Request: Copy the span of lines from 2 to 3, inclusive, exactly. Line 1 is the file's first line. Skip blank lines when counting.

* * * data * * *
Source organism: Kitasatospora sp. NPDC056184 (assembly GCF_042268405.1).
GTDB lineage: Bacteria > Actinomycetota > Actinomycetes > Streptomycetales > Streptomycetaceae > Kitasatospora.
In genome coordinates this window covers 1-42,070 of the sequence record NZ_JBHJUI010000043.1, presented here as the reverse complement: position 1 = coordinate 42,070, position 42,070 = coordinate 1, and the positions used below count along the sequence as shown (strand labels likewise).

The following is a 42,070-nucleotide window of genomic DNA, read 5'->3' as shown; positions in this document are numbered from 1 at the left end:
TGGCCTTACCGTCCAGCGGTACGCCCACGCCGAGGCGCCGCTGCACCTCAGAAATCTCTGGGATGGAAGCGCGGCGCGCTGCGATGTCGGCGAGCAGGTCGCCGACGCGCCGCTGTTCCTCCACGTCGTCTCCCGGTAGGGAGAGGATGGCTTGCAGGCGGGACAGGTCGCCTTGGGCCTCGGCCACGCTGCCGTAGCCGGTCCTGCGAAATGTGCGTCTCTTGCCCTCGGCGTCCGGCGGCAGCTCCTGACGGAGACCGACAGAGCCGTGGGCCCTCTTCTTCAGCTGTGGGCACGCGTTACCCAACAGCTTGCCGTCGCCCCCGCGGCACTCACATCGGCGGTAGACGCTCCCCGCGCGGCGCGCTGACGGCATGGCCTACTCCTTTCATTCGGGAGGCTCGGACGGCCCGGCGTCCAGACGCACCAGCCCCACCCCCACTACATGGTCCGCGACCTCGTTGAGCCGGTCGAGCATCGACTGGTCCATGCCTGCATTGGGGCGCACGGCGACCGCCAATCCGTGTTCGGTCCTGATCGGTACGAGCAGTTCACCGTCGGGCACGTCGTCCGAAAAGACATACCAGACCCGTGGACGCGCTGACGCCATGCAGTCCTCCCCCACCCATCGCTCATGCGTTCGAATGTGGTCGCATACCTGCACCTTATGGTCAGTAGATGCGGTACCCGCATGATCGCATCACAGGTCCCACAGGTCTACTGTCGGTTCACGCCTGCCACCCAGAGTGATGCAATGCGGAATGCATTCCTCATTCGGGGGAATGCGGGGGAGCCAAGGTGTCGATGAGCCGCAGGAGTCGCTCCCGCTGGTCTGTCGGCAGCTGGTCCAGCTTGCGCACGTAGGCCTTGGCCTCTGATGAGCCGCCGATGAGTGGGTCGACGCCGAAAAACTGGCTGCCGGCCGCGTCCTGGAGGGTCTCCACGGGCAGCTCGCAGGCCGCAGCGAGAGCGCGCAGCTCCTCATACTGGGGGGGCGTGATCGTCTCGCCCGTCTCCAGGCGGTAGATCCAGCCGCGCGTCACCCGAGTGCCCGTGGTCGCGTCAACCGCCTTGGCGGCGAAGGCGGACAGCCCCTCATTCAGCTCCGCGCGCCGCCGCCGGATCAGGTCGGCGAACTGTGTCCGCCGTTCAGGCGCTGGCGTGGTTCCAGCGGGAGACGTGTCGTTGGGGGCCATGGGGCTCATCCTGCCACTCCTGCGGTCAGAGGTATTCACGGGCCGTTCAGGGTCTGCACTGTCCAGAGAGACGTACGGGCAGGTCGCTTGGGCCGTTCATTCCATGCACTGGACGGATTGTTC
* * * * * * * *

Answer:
GTDB lineage: Bacteria > Actinomycetota > Actinomycetes > Streptomycetales > Streptomycetaceae > Kitasatospora.
In genome coordinates this window covers 1-42,070 of the sequence record NZ_JBHJUI010000043.1, presented here as the reverse complement: position 1 = coordinate 42,070, position 42,070 = coordinate 1, and the positions used below count along the sequence as shown (strand labels likewise).